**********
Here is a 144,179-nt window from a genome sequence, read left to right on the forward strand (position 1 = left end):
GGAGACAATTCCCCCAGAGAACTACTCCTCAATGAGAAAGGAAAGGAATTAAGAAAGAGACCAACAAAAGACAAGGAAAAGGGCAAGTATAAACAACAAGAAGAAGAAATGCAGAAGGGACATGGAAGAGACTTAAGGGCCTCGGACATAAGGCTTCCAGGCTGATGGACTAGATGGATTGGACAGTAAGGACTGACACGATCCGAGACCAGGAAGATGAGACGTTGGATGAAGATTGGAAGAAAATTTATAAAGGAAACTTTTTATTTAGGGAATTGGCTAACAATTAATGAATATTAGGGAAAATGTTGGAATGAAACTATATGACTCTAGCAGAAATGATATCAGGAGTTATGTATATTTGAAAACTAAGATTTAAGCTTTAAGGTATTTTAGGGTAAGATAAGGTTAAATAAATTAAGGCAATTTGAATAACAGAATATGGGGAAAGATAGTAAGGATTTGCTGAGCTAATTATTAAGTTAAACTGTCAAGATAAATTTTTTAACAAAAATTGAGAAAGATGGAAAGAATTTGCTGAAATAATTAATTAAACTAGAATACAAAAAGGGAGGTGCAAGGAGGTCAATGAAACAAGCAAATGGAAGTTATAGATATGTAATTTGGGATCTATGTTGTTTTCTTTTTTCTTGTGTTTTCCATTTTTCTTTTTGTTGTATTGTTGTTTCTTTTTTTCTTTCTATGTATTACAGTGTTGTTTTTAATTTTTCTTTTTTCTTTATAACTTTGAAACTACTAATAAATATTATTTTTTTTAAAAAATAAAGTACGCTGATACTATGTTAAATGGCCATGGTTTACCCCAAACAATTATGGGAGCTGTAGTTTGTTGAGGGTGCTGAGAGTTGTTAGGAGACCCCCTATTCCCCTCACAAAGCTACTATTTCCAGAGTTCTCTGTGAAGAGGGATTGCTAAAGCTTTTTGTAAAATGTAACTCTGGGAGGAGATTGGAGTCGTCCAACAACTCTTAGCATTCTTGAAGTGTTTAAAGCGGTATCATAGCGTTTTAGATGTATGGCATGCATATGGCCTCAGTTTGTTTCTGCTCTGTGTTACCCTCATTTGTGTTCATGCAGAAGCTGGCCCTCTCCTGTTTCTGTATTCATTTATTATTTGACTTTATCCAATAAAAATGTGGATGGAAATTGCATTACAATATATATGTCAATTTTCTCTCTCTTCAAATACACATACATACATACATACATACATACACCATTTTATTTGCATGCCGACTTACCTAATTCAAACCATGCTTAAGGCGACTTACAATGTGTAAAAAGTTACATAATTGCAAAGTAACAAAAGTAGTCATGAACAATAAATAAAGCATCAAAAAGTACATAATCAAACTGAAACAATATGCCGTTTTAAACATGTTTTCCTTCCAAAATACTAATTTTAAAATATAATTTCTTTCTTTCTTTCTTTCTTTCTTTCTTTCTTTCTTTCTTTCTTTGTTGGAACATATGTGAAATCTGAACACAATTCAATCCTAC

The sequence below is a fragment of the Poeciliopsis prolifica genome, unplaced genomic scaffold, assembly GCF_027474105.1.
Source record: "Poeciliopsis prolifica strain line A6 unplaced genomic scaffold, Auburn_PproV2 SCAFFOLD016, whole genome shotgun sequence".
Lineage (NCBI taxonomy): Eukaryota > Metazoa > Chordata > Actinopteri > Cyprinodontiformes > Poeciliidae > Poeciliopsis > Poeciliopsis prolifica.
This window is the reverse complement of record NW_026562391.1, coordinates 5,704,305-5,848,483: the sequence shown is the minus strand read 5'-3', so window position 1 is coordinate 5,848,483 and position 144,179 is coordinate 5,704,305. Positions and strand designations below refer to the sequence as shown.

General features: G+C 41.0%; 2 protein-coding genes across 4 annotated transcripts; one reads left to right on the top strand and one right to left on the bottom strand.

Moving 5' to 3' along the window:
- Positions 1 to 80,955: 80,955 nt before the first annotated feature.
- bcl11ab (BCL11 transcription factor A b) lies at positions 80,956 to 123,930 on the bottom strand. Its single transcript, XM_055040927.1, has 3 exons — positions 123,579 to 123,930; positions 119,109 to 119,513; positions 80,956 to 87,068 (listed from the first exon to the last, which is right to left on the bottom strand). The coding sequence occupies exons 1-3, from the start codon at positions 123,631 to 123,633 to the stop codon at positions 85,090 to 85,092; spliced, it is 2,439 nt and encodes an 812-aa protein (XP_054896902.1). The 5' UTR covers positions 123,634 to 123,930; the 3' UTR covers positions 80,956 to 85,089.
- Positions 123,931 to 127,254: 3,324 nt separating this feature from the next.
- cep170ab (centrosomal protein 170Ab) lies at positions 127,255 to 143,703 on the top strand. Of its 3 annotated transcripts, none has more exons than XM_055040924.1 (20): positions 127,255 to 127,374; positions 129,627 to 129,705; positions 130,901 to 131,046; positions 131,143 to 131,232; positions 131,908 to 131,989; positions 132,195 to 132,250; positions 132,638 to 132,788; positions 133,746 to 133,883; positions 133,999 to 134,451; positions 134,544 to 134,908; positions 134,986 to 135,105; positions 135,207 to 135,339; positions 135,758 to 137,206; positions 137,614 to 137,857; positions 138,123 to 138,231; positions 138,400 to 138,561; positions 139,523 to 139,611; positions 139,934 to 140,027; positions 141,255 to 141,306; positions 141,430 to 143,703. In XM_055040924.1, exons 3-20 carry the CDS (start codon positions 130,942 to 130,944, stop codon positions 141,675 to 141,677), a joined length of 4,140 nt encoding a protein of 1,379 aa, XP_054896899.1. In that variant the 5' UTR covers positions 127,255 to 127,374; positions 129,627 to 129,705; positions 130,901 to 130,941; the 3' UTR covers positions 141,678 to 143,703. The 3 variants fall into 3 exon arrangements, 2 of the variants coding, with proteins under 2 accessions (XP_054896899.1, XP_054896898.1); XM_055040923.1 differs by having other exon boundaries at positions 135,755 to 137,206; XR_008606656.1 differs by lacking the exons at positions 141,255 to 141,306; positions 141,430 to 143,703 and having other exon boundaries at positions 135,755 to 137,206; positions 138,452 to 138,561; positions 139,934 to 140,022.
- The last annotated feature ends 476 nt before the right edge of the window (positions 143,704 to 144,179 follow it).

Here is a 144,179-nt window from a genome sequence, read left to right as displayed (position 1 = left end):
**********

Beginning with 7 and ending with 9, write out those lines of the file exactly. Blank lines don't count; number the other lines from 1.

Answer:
General features: G+C 41.0%; 2 protein-coding genes across 4 annotated transcripts; one reads left to right on the top strand and one right to left on the bottom strand.

Moving 5' to 3' along the window:
- Positions 1 to 80,955: 80,955 nt before the first annotated feature.